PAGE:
An intimate evening with Schubert

Schubert’s “gatherings” attracted the best artists. Solomon Sultzer – the cantor of Vienna’s main synagogue, the Stadttempel – had the reputation of having the finest baritone voice of his time.

By SARAH HERSHENSON
January 23, 2019 20:57
3 minute read.
An intimate evening with Schubert

Anna Huntley . (photo credit: KAUPO KIKKAS)

 
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There was a time when listening to music was not a plug-in affair. A musical soiree was an occasion for active listening; a chance to play one’s instrument; an evening of cultural and social enjoyment.

The composer Franz Schubert was born in 1797 and in the thirty-one years of his short life, composed hundreds of songs, string quartets, sonatas, and ensemble pieces to be played in small, intimate settings. He would regularly open his living quarters and invite musicians and guests to his “gatherings,” in order showcase his new music and that of other composers. Although he was desperately poor, Schubert was a magnet for Viennese classical society, and his evenings were famous.

In 2007, Dr. Raz Kohn, Israeli cellist and managing director of the Rishon Lezion Symphony Chamber Music Series, established “The Schubertiade,” a series of musical evenings that have grown so popular there is scarcely an available ticket. The concerts are always centered around Schubert’s birthday, January 31, and will be performed in nine venues throughout the country between January 25 and February 3.

Each year, Raz Kohn invites a cast of the best young Israeli soloists to perform. This year soloists include multiple award winning violinist, Itamar Zorman; IPO Double Bass player, Noam Massarik; solo pianist and faculty member of the Buchmann-Mehta School of Music, Daniel Gortler; and guest principal violist of the IPO, Marc Sabbah.

“This year, we are delighted to welcome Mezzo-Soprano Anna Huntley from England,” remarked Raz Kohn in a conversation with The Jerusalem Post. “She is known as an outstanding recitalist and praised for her beautiful tone of voice and superb artistry. She was in Israel last year, and performed the role of Hermia in Midsummer’s Night Dream with the Israel Opera. The Lieder of Schubert, which are his art songs, are one of her specialties.”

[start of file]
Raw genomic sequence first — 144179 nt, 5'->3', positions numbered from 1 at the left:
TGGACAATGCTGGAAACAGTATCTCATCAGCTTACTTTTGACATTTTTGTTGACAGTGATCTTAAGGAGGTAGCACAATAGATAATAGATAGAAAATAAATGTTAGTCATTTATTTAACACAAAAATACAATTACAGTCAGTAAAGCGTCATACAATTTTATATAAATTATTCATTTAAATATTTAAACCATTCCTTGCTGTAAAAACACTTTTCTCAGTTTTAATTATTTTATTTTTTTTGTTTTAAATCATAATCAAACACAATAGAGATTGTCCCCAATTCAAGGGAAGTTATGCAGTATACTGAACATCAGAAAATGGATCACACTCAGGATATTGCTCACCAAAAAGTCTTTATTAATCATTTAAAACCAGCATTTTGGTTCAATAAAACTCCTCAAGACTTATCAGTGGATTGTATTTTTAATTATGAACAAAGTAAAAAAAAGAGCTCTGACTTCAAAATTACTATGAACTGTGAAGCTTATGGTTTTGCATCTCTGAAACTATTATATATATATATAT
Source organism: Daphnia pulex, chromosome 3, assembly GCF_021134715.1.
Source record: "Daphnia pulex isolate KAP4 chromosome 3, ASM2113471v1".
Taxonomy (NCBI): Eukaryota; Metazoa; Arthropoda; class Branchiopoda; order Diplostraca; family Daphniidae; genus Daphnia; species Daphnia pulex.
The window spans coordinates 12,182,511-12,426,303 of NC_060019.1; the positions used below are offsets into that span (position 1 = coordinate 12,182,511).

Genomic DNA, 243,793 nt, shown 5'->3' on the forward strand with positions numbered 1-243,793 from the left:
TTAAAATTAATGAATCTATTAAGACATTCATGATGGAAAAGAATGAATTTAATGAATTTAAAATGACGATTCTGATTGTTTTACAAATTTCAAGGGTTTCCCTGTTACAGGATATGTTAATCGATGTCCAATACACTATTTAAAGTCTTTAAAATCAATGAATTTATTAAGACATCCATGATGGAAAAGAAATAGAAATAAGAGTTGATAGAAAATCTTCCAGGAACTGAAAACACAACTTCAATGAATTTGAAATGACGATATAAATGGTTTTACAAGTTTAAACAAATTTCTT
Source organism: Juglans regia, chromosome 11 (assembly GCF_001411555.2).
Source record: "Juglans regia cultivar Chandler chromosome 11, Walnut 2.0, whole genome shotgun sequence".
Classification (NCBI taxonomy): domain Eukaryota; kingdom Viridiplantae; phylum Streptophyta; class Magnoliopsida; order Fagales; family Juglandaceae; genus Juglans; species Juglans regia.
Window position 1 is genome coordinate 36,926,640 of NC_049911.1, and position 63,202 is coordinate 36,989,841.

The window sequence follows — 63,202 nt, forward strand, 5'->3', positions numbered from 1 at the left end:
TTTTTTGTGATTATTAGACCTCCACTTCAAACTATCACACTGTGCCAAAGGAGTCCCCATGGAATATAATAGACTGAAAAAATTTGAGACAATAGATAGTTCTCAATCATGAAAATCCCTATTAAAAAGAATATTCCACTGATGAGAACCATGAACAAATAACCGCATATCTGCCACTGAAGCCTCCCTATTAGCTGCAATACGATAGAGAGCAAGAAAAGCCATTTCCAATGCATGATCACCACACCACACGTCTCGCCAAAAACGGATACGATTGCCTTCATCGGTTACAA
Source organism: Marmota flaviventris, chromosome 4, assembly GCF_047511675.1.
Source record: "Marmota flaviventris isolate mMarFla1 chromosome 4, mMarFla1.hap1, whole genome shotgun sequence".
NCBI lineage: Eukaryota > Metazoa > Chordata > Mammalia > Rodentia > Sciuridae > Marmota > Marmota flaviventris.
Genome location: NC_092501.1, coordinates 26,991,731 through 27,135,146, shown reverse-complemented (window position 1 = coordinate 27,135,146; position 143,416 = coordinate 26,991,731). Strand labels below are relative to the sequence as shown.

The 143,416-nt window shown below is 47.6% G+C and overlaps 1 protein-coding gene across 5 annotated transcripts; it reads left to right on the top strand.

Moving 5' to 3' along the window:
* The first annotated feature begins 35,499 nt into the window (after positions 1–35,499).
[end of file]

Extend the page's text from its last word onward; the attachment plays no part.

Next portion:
“Schubert was one of the world’s greatest composers of melodies,” explained Kohn. “They seemed to ‘fly’ out of his sleeves, and he could write several songs with accompaniment in one morning. This was his forte, (strong point) and he created a new song form, called the “art song,” in which the voice and piano are of equal importance, and carry on a dialogue with each other,” Kohn said.
Although penniless and without acumen for getting his larger works performed during his lifetime, Schubert was a respected member of the Vienna literati, musicians, artists, and poets, such as Schiller, Goethe, and Heine, whose words he had the permission to use to form the text of his “art songs.”


Schubert’s “gatherings” attracted the best artists. Solomon Sultzer – the cantor of Vienna’s main synagogue, the Stadttempel – had the reputation of having the finest baritone voice of his time. He was a frequent guest at Schubert’s musical evenings. In return, Schubert composed music for the synagogue’s choirs.

Kohn pointed out the centerpiece for the Israel Schubertiade evenings to be performed throughout Israel will be Schubert’s famous and much loved Trout Quintet. Written for one violin, viola, cello, double bass and piano, it is perhaps his most popular work.

Composed after a happy trip through upper Austria, Schubert was asked to make his song Die Forelle (“The Trout”) available to players of chamber music. Franz Schubert complied with the Quintet in A Major for piano and strings, whose fourth movement is a set of variations on the melody of the song.

“The revolutionary aspect of this piece,” explained Kohn,“ is the use of the piano both as a solo and ensemble instrument.” Its innovation is displayed in how Schubert strengthened the strings with the double bass making it an integral part of the string quartet.
As a contemporary introduction to Schubert’s Trout Quintet, the soloists of the Schubertiade will play Reflections on Schubert’s Trout for Viola and Piano by the Israeli cellist, composer and arranger Doron Toister. Termed “jazzy and light” by Kohn, it will be the perfect balance of the evening.

For Further information about tickets and concert locations between January 25 and February 3 visit The Israeli Schubertiade site. https://www.schubertiade.co.il/

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